Letter: Nanny's career path

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Sir: I find it bizarre in this post-Marxist age that Deborah Orr finds the engagement of a nanny exploitative ("The parent trap", 16 June). The nanny in question received pounds 400 a week, before tax, and board and lodging. Most families engaging nannies also offer other "perks" - use of a car, washing machine, paid holidays and travel. Tax on the salary and on most of these benefits will have been paid by the much-maligned "superwoman" Nicola Horlick.

By my crude calculations, the first pounds 52,000 of the superwoman's remuneration may have gone on "exploiting" this disgruntled former employee whose wage and lifestyle will have been considerably better than that of the average British middle manager.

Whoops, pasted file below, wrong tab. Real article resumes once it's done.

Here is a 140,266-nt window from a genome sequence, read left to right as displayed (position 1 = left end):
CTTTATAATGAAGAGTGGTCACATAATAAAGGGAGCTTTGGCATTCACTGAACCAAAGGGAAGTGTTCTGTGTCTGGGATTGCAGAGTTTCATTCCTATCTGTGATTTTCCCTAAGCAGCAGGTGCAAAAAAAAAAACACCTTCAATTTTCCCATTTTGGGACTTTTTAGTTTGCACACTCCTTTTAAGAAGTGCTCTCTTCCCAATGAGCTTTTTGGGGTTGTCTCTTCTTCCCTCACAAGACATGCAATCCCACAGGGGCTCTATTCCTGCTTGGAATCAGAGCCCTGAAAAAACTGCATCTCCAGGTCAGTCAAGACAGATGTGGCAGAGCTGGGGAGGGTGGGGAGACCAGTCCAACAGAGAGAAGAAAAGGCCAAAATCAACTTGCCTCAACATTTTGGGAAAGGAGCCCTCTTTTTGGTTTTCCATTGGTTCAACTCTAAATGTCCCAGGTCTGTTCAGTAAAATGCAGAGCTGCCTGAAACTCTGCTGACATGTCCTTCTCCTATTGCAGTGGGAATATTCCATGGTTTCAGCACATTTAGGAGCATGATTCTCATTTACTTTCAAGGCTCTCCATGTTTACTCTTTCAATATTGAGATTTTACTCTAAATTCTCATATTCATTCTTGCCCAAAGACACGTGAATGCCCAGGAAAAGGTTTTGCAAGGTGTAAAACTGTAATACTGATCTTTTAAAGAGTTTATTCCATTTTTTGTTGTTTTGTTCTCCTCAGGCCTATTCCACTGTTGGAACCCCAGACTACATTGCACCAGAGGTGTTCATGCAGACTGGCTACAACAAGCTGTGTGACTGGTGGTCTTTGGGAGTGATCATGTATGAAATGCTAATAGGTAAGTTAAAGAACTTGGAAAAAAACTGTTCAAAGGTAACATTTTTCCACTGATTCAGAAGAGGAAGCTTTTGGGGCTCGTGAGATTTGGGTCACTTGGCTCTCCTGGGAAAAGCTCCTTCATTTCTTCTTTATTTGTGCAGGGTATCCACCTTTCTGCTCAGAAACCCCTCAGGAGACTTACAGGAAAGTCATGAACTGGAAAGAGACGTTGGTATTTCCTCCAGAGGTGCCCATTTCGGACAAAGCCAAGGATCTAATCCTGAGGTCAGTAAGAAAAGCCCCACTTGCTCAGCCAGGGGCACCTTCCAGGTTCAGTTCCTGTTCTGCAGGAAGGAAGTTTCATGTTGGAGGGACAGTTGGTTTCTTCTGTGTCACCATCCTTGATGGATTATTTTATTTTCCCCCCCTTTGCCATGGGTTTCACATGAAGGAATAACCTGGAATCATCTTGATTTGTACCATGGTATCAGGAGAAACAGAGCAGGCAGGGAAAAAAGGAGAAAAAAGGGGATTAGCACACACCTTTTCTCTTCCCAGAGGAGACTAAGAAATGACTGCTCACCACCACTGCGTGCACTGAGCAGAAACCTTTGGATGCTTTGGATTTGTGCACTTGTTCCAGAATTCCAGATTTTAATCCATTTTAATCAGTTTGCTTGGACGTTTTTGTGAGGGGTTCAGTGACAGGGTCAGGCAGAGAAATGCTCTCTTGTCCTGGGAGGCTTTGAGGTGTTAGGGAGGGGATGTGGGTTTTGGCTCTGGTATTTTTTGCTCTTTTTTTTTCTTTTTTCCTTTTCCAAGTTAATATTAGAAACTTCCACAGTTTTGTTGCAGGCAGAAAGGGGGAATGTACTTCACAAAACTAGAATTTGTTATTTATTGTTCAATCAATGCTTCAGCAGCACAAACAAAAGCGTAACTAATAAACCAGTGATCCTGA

The engagement of highly paid staff by people like the Horlicks is precisely what is now fuelling the boom in the service sector of the UK economy; it is also one of the reasons that Britain has the lowest unemployment rate in the EU. If this is exploitation, then the finance ministers of the world, not to mention Europe's unemployed youth, are all for it.

Our own highly educated nanny would be insulted by Miss Orr's patronising views. Many people, both men and women, choose childcare because it is an attractive and lucrative career option.

If Miss Orr is so enamoured of motherhood, send her home to wipe bums, blow noses, and watch endless repeats of The Teletubbies. Just keep her away from my morning newspaper.


London SW15